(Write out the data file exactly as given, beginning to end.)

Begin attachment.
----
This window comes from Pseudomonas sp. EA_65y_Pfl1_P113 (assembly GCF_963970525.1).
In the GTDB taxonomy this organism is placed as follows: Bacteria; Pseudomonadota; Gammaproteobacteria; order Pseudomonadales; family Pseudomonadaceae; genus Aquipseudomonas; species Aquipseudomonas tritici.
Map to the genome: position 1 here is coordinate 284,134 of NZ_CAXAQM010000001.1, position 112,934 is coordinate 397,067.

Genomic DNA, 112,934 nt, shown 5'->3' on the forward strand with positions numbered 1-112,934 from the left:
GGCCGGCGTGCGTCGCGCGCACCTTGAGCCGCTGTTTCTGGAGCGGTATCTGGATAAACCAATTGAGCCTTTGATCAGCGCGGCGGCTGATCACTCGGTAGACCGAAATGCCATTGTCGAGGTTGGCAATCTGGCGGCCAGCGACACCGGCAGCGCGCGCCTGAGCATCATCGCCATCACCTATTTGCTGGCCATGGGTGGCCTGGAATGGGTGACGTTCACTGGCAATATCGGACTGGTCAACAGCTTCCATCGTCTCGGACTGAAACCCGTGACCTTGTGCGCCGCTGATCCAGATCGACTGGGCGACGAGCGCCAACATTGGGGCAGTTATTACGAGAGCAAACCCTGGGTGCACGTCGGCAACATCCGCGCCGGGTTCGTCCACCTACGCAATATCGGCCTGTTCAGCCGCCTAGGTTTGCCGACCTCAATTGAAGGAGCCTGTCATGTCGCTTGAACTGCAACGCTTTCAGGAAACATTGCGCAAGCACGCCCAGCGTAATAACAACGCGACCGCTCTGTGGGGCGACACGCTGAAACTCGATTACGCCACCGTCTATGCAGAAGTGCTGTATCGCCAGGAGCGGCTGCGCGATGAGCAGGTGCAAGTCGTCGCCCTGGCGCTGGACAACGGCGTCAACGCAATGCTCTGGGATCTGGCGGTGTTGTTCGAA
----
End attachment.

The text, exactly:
This window comes from Pseudomonas sp. EA_65y_Pfl1_P113 (assembly GCF_963970525.1).
In the GTDB taxonomy this organism is placed as follows: Bacteria; Pseudomonadota; Gammaproteobacteria; order Pseudomonadales; family Pseudomonadaceae; genus Aquipseudomonas; species Aquipseudomonas tritici.
Map to the genome: position 1 here is coordinate 284,134 of NZ_CAXAQM010000001.1, position 112,934 is coordinate 397,067.

Genomic DNA, 112,934 nt, shown 5'->3' on the forward strand with positions numbered 1-112,934 from the left:
GGCCGGCGTGCGTCGCGCGCACCTTGAGCCGCTGTTTCTGGAGCGGTATCTGGATAAACCAATTGAGCCTTTGATCAGCGCGGCGGCTGATCACTCGGTAGACCGAAATGCCATTGTCGAGGTTGGCAATCTGGCGGCCAGCGACACCGGCAGCGCGCGCCTGAGCATCATCGCCATCACCTATTTGCTGGCCATGGGTGGCCTGGAATGGGTGACGTTCACTGGCAATATCGGACTGGTCAACAGCTTCCATCGTCTCGGACTGAAACCCGTGACCTTGTGCGCCGCTGATCCAGATCGACTGGGCGACGAGCGCCAACATTGGGGCAGTTATTACGAGAGCAAACCCTGGGTGCACGTCGGCAACATCCGCGCCGGGTTCGTCCACCTACGCAATATCGGCCTGTTCAGCCGCCTAGGTTTGCCGACCTCAATTGAAGGAGCCTGTCATGTCGCTTGAACTGCAACGCTTTCAGGAAACATTGCGCAAGCACGCCCAGCGTAATAACAACGCGACCGCTCTGTGGGGCGACACGCTGAAACTCGATTACGCCACCGTCTATGCAGAAGTGCTGTATCGCCAGGAGCGGCTGCGCGATGAGCAGGTGCAAGTCGTCGCCCTGGCGCTGGACAACGGCGTCAACGCAATGCTCTGGGATCTGGCGGTGTTGTTCGAA